Review: More Whole Grains, Less Coronary Heart Disease
Inverse associations between whole-grain intake and CHD risk found in the U.S. and Europe
WEDNESDAY, Feb. 25, 2015 (HealthDay News) -- Higher dietary intake of whole grains may reduce the risk of coronary heart disease (CHD), according to a meta-analysis published in the March 1 issue of The American Journal of Cardiology.
Gang Tang, M.D., of Third Military Medical University in Chongqing, China, and colleagues performed a meta-analysis using data from 15 cohort studies and three case-control studies involving 14,427 patients with CHD and 400,492 participants. The authors sought to assess the association between whole-grain intake and risk for CHD.
According to the researchers, analysis of pooled data suggested that the highest amount of whole-grain intake, compared with the lowest amount of whole-grain intake, was significantly associated with reduced risk for CHD (summary relative risk, 0.787); no between-study heterogeneity was observed. This association was significant in the cohort studies but not in the case-control studies. Inverse associations between whole-grain intake and CHD risk were found in the United States and in Europe.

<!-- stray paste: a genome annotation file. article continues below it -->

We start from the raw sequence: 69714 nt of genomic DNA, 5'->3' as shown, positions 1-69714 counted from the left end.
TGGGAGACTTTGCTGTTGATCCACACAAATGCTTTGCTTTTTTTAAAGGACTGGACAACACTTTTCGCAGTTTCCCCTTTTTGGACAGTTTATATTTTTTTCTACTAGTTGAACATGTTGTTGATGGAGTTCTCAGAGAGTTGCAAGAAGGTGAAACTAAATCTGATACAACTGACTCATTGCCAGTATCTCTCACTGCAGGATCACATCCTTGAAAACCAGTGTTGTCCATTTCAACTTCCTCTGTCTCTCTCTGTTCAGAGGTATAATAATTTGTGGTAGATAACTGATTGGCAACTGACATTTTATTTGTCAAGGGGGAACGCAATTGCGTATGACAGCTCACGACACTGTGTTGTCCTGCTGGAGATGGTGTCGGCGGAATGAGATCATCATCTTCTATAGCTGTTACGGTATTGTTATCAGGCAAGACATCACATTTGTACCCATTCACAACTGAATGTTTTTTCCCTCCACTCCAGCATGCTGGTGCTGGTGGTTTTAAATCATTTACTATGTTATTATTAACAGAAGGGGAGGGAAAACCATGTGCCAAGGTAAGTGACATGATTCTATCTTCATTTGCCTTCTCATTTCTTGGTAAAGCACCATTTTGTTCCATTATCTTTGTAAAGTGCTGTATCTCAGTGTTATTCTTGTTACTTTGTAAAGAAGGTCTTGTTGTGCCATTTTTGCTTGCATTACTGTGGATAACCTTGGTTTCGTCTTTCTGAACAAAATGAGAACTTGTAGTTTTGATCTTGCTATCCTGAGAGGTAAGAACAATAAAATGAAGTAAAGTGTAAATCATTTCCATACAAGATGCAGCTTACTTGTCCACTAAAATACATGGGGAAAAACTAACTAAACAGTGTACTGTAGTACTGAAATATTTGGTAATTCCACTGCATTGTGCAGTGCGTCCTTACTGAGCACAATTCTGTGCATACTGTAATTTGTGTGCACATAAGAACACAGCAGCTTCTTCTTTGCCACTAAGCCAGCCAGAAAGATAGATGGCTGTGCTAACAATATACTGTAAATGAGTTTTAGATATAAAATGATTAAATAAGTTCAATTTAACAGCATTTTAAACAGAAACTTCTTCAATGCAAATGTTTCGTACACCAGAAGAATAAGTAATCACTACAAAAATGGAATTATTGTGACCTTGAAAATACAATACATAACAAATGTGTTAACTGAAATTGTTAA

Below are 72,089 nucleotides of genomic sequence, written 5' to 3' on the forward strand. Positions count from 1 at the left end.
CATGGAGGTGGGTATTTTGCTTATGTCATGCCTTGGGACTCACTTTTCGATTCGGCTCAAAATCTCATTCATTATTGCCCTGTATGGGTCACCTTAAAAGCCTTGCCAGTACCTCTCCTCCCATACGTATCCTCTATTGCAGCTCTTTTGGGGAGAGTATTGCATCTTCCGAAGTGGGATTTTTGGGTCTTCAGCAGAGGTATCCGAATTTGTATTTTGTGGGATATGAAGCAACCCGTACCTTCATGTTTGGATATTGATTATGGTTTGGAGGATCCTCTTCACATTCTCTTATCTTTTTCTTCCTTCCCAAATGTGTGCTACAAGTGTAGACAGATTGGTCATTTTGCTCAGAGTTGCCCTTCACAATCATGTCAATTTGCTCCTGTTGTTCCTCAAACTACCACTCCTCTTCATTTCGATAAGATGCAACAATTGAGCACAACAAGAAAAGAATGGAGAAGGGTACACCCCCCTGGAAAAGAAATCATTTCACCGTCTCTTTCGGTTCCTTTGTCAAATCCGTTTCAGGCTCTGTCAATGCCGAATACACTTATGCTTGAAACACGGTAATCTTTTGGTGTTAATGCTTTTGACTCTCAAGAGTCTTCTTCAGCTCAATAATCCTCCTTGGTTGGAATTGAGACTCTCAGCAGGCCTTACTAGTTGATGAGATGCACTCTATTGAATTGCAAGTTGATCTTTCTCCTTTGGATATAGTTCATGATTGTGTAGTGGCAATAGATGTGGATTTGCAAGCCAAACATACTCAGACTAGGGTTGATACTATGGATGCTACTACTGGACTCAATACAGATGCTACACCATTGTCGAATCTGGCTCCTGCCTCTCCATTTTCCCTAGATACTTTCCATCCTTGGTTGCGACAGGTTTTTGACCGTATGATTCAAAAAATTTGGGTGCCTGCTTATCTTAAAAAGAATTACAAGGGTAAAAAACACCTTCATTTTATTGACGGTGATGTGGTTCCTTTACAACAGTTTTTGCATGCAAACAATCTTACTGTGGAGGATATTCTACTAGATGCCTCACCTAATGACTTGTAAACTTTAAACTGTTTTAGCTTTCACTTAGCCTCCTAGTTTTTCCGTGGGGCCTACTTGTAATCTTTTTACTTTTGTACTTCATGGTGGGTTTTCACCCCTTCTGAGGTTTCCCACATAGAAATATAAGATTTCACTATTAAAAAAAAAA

"In conclusion, this meta-analysis indicates that higher whole-grain intake has a protective effect against CHD," the authors write.